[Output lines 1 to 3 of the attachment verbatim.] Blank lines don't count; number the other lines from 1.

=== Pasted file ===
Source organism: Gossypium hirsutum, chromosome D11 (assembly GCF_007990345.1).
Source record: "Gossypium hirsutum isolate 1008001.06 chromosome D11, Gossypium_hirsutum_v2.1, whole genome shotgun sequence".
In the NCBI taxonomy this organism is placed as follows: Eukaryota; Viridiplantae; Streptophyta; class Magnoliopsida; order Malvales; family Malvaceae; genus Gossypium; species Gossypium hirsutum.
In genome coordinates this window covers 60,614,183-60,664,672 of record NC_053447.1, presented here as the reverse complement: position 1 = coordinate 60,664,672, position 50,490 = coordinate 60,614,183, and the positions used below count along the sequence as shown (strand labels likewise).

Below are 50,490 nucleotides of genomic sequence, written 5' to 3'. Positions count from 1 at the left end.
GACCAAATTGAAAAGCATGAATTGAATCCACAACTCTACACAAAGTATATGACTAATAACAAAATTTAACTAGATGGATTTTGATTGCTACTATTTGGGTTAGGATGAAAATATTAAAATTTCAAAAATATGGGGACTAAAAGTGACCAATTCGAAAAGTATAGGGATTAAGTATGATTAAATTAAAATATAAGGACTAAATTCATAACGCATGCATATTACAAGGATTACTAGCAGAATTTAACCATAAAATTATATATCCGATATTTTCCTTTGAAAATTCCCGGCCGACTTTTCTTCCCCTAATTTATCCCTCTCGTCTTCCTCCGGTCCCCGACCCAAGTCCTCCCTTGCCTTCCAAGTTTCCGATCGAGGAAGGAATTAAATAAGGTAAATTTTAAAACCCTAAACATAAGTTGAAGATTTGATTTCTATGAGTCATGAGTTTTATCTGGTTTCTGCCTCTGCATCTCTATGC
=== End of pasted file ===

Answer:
Source organism: Gossypium hirsutum, chromosome D11 (assembly GCF_007990345.1).
Source record: "Gossypium hirsutum isolate 1008001.06 chromosome D11, Gossypium_hirsutum_v2.1, whole genome shotgun sequence".
In the NCBI taxonomy this organism is placed as follows: Eukaryota; Viridiplantae; Streptophyta; class Magnoliopsida; order Malvales; family Malvaceae; genus Gossypium; species Gossypium hirsutum.